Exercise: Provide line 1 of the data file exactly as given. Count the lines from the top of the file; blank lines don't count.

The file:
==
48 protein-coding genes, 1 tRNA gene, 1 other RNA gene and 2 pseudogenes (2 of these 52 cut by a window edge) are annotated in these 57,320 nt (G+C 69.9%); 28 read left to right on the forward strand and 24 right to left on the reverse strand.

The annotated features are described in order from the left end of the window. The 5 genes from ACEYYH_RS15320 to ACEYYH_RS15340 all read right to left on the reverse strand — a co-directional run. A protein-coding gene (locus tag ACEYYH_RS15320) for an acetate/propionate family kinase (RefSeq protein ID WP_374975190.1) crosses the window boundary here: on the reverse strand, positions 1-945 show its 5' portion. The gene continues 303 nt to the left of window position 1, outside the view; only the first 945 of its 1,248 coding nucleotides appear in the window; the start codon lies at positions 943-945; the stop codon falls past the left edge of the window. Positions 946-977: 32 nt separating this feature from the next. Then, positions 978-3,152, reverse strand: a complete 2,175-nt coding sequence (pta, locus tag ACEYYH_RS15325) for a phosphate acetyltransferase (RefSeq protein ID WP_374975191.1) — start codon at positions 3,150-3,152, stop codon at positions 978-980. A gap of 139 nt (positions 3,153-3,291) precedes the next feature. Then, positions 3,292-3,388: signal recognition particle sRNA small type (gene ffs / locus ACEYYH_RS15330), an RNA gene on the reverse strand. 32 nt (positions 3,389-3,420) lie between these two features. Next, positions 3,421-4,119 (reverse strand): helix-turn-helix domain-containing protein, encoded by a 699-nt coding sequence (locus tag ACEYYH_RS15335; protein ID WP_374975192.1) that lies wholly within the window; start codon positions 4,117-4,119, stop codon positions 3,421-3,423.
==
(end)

48 protein-coding genes, 1 tRNA gene, 1 other RNA gene and 2 pseudogenes (2 of these 52 cut by a window edge) are annotated in these 57,320 nt (G+C 69.9%); 28 read left to right on the forward strand and 24 right to left on the reverse strand.